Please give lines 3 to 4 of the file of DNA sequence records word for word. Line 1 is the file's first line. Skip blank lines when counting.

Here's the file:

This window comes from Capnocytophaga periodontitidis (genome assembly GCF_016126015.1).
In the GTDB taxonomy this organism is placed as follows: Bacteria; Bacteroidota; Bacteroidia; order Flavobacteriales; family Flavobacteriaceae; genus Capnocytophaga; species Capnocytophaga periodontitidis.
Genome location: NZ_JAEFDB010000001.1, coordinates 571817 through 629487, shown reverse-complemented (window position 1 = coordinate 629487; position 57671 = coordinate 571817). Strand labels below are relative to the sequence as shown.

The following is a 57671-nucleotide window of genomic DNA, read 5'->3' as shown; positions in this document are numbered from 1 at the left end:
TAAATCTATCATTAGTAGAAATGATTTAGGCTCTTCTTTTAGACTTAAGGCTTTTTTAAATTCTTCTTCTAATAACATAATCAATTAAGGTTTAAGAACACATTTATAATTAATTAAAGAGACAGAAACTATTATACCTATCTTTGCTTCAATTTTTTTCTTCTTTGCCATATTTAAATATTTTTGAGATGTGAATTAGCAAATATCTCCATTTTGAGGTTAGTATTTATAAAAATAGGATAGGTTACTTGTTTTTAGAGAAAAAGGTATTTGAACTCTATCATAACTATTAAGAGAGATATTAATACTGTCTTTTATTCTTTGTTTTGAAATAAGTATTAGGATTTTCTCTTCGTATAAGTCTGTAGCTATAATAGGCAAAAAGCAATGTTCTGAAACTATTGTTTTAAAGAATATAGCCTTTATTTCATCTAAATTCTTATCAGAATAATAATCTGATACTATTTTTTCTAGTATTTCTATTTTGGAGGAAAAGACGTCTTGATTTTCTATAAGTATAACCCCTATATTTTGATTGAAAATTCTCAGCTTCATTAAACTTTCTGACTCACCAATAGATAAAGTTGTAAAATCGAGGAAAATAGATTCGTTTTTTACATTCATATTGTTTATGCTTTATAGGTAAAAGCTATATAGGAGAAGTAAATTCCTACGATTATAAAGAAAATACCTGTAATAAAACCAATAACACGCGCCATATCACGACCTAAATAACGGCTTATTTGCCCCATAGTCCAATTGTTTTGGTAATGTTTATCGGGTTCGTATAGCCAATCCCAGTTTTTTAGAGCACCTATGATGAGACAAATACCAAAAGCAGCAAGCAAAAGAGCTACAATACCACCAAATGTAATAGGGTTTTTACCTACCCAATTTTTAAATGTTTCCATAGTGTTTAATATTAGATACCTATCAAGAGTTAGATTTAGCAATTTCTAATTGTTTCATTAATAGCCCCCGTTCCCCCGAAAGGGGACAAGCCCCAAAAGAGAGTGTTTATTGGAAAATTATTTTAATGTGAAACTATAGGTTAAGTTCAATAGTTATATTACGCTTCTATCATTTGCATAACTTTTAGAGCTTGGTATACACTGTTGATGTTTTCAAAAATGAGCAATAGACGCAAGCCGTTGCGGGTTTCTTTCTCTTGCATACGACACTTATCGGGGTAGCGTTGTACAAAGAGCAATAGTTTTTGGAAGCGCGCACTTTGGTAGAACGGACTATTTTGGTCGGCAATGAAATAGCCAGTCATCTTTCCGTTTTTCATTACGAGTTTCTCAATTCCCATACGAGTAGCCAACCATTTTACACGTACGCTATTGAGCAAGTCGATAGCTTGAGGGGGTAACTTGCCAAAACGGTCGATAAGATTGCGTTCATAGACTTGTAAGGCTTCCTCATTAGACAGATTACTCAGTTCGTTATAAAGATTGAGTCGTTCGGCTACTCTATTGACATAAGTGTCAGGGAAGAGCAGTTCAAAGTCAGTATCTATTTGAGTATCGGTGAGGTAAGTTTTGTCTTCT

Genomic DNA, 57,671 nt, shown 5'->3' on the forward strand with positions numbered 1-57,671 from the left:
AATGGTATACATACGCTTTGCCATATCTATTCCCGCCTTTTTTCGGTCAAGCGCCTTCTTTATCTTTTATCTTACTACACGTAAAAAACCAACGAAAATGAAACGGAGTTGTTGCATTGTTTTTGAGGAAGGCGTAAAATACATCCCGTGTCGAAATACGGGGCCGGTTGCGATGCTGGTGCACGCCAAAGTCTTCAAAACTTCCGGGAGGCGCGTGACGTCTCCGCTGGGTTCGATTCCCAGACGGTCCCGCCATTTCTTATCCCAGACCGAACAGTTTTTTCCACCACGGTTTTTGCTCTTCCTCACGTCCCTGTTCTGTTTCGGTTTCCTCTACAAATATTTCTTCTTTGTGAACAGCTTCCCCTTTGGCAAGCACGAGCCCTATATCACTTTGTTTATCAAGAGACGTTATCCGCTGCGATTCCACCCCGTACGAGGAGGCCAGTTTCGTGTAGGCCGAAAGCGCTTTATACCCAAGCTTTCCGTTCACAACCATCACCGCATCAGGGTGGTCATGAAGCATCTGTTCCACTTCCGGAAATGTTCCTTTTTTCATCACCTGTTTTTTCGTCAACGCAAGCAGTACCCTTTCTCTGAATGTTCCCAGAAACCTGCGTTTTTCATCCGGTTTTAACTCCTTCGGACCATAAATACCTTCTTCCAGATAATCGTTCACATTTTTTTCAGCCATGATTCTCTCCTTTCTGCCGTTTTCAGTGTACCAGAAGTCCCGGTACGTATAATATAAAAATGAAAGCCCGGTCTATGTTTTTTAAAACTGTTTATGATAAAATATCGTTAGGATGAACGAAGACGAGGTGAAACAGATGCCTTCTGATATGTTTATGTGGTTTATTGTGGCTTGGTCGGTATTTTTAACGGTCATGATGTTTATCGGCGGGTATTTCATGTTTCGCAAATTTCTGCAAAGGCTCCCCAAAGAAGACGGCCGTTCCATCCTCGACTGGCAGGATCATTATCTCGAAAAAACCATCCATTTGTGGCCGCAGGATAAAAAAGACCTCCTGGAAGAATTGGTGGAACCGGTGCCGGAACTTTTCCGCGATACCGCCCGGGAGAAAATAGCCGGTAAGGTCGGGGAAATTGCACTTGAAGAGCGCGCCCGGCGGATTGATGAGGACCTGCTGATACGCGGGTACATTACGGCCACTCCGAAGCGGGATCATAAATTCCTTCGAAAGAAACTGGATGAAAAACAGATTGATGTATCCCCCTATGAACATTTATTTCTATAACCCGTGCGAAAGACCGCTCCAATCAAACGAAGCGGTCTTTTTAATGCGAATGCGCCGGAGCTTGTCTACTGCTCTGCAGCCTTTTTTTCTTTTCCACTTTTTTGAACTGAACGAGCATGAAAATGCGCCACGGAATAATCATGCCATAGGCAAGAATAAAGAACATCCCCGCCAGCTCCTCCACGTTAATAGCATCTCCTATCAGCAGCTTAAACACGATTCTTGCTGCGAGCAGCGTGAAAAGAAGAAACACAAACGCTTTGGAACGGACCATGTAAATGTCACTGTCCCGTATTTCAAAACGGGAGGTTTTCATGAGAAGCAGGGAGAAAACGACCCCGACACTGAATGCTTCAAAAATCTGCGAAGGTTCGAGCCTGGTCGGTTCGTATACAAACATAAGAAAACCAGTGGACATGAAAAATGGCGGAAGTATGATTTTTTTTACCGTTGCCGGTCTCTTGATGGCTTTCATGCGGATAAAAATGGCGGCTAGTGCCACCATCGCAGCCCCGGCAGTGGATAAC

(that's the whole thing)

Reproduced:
Genome location: NZ_JAEFDB010000001.1, coordinates 571817 through 629487, shown reverse-complemented (window position 1 = coordinate 629487; position 57671 = coordinate 571817). Strand labels below are relative to the sequence as shown.

The following is a 57671-nucleotide window of genomic DNA, read 5'->3' as shown; positions in this document are numbered from 1 at the left end: